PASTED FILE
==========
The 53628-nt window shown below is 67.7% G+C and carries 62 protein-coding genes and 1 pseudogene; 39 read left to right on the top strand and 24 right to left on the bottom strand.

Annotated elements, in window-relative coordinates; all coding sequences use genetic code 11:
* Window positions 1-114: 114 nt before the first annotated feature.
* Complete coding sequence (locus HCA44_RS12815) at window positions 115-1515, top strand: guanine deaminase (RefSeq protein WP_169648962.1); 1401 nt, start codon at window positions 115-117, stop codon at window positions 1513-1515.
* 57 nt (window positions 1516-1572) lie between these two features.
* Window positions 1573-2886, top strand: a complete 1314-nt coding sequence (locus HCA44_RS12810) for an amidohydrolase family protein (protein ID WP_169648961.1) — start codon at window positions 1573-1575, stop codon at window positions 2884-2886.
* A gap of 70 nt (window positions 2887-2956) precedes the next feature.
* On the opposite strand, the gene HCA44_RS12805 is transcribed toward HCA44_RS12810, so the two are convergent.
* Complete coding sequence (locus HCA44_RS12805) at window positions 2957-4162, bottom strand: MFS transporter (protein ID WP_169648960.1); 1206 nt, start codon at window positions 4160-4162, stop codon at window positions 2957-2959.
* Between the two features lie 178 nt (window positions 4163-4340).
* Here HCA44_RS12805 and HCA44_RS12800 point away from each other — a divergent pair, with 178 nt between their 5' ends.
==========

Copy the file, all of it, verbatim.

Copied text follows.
The 53628-nt window shown below is 67.7% G+C and carries 62 protein-coding genes and 1 pseudogene; 39 read left to right on the top strand and 24 right to left on the bottom strand.

Annotated elements, in window-relative coordinates; all coding sequences use genetic code 11:
* Window positions 1-114: 114 nt before the first annotated feature.
* Complete coding sequence (locus HCA44_RS12815) at window positions 115-1515, top strand: guanine deaminase (RefSeq protein WP_169648962.1); 1401 nt, start codon at window positions 115-117, stop codon at window positions 1513-1515.
* 57 nt (window positions 1516-1572) lie between these two features.
* Window positions 1573-2886, top strand: a complete 1314-nt coding sequence (locus HCA44_RS12810) for an amidohydrolase family protein (protein ID WP_169648961.1) — start codon at window positions 1573-1575, stop codon at window positions 2884-2886.
* A gap of 70 nt (window positions 2887-2956) precedes the next feature.
* On the opposite strand, the gene HCA44_RS12805 is transcribed toward HCA44_RS12810, so the two are convergent.
* Complete coding sequence (locus HCA44_RS12805) at window positions 2957-4162, bottom strand: MFS transporter (protein ID WP_169648960.1); 1206 nt, start codon at window positions 4160-4162, stop codon at window positions 2957-2959.
* Between the two features lie 178 nt (window positions 4163-4340).
* Here HCA44_RS12805 and HCA44_RS12800 point away from each other — a divergent pair, with 178 nt between their 5' ends.